From School Library Journal
Adult/High School—Vipissana is an ancient nondenominational meditation technique that was revived by Gotama the Buddha 2600 years ago. These letters are a testament to the power that this practice has had on the lives of a handful of men in a high-security prison in Alabama. Many of them are serving life sentences, and all of them have struggled to find peace with themselves. The course has worked wonders for prisoners in India, where it was developed. For 10 days, the men meditated with three teachers, isolated from the rest of the prison population. They began by focusing on their own breath as a way of breaking down the barrier between mind and body. Out of the silence of meditation came an awareness that was transformative for these troubled men and that has lasted for years, even in the midst of the anguish of daily prison life. Teens in trouble or at risk would certainly find this book illuminating. So, too, would those trying to fathom how to lead a sane and peaceful life in a world that can be hard to comprehend. This book offers a chance to develop an understanding of how we can share a commonality with something as simple and as vital as a breath.—Will Marston, Berkeley Public Library, CA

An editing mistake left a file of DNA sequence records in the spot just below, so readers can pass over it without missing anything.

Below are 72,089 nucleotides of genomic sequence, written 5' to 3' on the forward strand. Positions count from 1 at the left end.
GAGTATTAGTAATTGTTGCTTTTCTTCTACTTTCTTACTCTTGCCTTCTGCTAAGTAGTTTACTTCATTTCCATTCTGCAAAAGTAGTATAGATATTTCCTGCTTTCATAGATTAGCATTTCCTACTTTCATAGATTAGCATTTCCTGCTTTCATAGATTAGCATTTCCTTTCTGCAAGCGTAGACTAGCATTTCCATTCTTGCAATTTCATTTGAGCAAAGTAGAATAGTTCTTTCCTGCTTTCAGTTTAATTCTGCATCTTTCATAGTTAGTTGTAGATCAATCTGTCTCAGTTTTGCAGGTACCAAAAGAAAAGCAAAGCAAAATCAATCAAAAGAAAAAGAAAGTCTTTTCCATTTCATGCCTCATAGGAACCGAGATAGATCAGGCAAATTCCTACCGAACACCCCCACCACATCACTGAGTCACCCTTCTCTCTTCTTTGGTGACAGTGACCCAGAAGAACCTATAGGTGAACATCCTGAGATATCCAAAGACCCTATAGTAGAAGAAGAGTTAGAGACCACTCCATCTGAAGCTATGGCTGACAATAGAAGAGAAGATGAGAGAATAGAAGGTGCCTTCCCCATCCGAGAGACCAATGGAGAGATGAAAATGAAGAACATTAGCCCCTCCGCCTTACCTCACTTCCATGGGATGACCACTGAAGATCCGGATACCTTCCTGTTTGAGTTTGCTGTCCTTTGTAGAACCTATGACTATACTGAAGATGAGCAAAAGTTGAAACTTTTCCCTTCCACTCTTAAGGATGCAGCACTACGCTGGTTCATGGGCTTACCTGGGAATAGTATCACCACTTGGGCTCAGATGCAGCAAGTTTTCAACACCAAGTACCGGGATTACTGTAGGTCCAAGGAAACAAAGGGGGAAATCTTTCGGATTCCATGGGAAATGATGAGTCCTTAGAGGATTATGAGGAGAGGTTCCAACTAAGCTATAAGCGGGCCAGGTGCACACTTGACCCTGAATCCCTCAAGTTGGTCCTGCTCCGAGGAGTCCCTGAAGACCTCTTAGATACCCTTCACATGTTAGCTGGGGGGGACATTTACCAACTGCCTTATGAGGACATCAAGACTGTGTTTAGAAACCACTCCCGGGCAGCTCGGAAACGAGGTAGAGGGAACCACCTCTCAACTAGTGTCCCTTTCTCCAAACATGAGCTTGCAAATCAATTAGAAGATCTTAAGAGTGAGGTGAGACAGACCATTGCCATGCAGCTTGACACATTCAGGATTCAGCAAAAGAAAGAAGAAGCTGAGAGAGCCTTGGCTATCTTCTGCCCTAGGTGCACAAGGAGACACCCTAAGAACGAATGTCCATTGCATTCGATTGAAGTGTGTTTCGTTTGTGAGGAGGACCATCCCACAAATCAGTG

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"[An] extraordinarily telling and inspiring book, its contents a witness to the human connection achieved. . . . Jenny Phillips manages to enable the far off, the imprisoned, to become the reader's informants and teachers." Robert Coles, from the book's foreword
"An absolutely compelling story of an astonishing treatment program with prison inmates that, against all odds, actually worked. . . . Should reshape the ideas of all of us, policy makers and citizens alike." Doris Kearns Goodwin, presidential historian, Pulitzer Prize winner, and author, No Ordinary Time
"The stories ring with the truth and power of their experiences and offers hope for renewal and rehabilitation within a dismal punishment-oriented correctional system. Sister Helen Prejean, author, Dead Man Walking